First. students were asked to line up in the classroom on a continuum from those who believed they had the best, most effective communication (verbal and listening) skills to those who thought they lacked those skills.  They counted off by three’s to form three groups.  The top three self-reported communicators were asked to be the communicators, the others were the builders.

Next, groups were moved to separate rooms, given the same set of building blocks and their task . . .

Build a three-dimensional structure using all the pieces provided.  All three structures need to be exact in dimension and in color patterns.  The communicators can use their cell phones via text and/or voice to communicate with the other groups.

No time limits were set.  When the teams believed they successfully completed the task, they could send pictures of their structures to one another.

Reflections

After the completion of the activity, reactions and reflections were posted on a Voicethread slide using an image taken during the activity and quickly uploaded to Voicethread.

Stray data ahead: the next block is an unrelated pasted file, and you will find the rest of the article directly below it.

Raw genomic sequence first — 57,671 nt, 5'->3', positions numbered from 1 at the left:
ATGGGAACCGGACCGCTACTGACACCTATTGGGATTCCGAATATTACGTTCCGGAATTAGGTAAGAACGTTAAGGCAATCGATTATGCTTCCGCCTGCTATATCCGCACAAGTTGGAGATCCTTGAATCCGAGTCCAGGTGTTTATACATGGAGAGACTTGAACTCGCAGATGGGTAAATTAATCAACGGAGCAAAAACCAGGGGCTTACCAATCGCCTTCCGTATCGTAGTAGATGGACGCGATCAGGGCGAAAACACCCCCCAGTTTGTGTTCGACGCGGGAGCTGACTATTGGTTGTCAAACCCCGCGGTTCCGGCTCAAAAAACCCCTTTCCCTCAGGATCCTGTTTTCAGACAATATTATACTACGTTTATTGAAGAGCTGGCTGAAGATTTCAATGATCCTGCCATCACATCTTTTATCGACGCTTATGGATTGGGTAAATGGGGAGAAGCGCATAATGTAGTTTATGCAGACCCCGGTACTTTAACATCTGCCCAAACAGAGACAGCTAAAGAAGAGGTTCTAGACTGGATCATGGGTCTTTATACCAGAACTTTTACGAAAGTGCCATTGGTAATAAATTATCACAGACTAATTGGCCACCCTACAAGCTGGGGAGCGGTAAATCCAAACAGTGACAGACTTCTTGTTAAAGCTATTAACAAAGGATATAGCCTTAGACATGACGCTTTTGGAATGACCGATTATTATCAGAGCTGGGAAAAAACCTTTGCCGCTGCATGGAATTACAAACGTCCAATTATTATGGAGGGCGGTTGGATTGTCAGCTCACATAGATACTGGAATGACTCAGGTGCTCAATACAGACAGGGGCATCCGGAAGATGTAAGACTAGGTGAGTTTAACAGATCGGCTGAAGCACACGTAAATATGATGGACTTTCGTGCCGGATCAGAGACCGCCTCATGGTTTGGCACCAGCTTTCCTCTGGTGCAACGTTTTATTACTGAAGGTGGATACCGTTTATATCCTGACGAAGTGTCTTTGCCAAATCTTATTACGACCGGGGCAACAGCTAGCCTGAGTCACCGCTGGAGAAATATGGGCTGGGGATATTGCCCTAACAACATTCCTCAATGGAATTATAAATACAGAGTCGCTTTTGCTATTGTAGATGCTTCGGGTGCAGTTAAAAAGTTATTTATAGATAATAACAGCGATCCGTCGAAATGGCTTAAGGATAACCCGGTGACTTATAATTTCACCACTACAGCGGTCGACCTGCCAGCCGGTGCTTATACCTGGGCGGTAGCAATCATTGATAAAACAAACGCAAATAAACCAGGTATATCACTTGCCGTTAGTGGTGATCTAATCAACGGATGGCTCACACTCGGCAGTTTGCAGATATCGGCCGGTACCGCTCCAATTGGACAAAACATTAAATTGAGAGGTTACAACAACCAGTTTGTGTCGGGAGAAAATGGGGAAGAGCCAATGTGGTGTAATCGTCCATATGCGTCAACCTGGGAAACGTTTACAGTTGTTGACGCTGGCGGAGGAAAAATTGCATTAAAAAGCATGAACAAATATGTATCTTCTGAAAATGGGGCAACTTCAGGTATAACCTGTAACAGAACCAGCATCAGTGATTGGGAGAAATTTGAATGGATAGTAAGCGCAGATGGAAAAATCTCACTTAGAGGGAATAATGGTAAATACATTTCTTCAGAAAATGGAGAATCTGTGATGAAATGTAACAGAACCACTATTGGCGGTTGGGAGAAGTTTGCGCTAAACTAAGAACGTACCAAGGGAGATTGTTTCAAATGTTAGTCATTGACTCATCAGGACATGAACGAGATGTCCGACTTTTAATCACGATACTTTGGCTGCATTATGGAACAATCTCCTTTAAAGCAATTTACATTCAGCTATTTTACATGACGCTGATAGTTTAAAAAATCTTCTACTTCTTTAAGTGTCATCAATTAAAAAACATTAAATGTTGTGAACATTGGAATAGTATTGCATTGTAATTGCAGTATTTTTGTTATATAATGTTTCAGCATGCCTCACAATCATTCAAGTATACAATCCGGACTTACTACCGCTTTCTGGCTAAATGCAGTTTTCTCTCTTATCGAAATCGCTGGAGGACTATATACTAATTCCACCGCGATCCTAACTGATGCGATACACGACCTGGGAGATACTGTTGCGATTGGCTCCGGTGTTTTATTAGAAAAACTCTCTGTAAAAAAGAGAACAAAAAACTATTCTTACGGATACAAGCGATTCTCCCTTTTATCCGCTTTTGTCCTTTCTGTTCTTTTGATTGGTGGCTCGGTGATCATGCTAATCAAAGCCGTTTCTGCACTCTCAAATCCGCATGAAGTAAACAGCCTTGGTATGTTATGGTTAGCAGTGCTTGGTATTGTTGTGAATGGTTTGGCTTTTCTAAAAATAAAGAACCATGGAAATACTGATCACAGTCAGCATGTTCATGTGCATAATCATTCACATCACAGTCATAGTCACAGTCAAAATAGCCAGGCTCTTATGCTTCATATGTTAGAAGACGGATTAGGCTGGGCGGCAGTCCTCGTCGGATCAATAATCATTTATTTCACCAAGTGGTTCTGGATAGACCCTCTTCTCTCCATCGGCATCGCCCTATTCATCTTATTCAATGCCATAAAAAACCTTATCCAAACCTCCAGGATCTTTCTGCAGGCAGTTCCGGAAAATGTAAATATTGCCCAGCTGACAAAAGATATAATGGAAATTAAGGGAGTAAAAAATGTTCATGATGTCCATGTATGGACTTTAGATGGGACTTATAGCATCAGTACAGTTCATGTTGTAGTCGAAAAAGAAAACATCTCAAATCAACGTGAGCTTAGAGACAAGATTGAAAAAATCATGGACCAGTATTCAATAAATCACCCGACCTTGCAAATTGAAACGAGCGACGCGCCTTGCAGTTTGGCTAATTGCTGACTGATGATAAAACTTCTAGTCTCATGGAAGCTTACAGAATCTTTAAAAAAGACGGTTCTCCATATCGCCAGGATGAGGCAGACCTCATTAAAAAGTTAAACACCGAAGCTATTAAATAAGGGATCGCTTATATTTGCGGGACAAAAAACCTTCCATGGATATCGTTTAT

Comments included:

I loved doing this project! It was fun to get to know the class and it was interesting to figure all of this out without being in the same room with one another. We all worked very well together after we figured out what we were doing.

The activity showed we all communicated very well. The best way we were going to build our structure was to communicate by one and to make sure we had everything in place. i learned that communicating with good instructions will make it successful.

This activity showed how well we can communicate with each other. I learned that we can communicate well if given proper instructions that are detailed and precise.

Follow-Up

Next class students will be shown video clips of their participation in the activity.  Since the topic is on nonverbal communication, they will be asked to text to Wifitti what the nonverbal behaviors they witnessed during each of the clips.

Written by Jackie Gerstein, Ed.D.

November 5, 2011 at 6:17 pm